I'm Wide Awake, It's Morning
For most of his career, critics have launched volleys back and forth, with one side declaring the singer/songwriter a power to rival Bob Dylan as the other faction decries his less-than-amazing voice and his shaky guitar-playing skills. It's the same old song and dance as the controversy over Duchamp's Dadaist leanings and quite virtually the same debate that surrounded punk's enthusiasm-over-technique aesthetic. It's youth against age, change against stagnation, the status quo versus a new age. On what side of the line do you sit?
As Bright Eyes, Oberst has been reinventing the singer/songwriter and acoustic folk milieu most of his professional career, retooling the styles to fit the needs and expectations of a generation that grew to maturity alongside the punk movement. Just like the class of '77 was the first rockers to grow up with television and rock'n'roll, Oberst and his ilk are the first songwriters who've never been without punk's idealism and aesthetic. Punk's influence, if not its sound, slowly crept into everything; long-held notions of songwriting are bound to change.
On I'm Wide Awake It's Morning one of a pair of records Bright Eyes simultaneously released (the other is the electronic Digital Ash in a Digital Urn) he comes closer than ever to perfecting the changeover. Returning to the realms of straightforward acoustic singer/songwriter work he left for 2002's Lifted or the Story Is in the Soil, Keep Your Ear to the Ground (Saddle Creek), a scattered affair, Oberst comes back with his most literate and mature album to date. Where chilling depression, substance abuse and generational angst played a key roles in earlier work, on I'm Wide Awake, they slip into background. They're always there, and unquestioningly guide Oberst's songs, but now he focuses on dealing with a life where the specter of drugs, depression, paranoia and anomie are everywhere.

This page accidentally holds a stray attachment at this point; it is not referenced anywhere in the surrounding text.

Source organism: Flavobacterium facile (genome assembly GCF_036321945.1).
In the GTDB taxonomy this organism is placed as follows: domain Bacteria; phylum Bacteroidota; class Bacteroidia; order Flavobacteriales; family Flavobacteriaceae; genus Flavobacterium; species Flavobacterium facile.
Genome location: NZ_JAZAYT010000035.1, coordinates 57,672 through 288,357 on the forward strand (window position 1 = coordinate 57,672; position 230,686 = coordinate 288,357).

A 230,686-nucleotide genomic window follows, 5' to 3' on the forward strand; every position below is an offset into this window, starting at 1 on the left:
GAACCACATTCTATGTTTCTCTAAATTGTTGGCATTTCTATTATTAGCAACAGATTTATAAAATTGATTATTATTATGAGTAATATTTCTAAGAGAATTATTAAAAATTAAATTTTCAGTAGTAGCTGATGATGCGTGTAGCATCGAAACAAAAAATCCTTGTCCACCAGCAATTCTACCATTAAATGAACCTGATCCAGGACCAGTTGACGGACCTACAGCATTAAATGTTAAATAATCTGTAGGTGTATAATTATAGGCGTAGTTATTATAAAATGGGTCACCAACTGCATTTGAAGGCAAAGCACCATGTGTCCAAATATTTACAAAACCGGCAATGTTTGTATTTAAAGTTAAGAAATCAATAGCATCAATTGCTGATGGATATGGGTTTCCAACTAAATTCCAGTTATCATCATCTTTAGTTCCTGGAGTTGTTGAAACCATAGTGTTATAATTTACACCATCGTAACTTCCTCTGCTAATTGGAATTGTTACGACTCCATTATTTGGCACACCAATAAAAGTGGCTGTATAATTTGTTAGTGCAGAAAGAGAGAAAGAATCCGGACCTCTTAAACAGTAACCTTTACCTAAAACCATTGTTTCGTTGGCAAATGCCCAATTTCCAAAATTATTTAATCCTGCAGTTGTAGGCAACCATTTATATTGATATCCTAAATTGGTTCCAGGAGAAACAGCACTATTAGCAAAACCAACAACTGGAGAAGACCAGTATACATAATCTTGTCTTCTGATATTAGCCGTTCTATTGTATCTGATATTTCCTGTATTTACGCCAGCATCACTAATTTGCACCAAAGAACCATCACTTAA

"At the Bottom of Everything" opens the album with Oberst condemning everything that squashes individuality and hope, from religion to overactive materialism, as a mandolin gives the track a country or bluegrass feel. The rest of the record's spent developing intimate snapshots of twentysomething life, from a guitar-and-voice look at self-destructive stupidity ("Lua") to a night spent wiling the way hours in a bar ("We Are Nowhere and It's New") to a couple uncharacteristically optimistic and brief, but cuttingly telling moments from a pair of lovers' lives ("First Day of My Life"). Of course, Oberst still waxes poetic about the unbearable weight of identity ("Land Locked Blues"), the weight of 9/11 tragedies ("Old Soul Song (For a New World Order)" and, in a surprisingly trite bit re-appropriation of Beethoven's "Ode to Joy," the hopeless feeling that comes from watching war afar ("Road to Joy").
Oberst's many supporters would love nothing more than to cast him as the indie generation's answer to Bob Dylan. Similarly, his critics see his records as nothing more than sloppy and trite. Neither are correct views. Oberst can't be our generation's Dylan, no more than Joe Strummer was his generation's John Lennon, Paul McCartney was the Buddy Holly of the early '60s or Kurt Cobain was grunge's Elvis Presley. There is no analog; Oberst is, by all measures, of a new generation with a new mindset with a new agenda, outlook and voice that shines through on I'm Wide Awake, It's Morning. As old Bobby Dylan once said, time they are a changin', and to measure Bright Eyes by any other measure is simply folly. In echoes of Duchamp's 90-year-old masterpiece, Oberst shows artistry is still about feeling, insight and passion more than technique.
LP / CD / MP3
LP / CD / MP3
LP / CD / MP3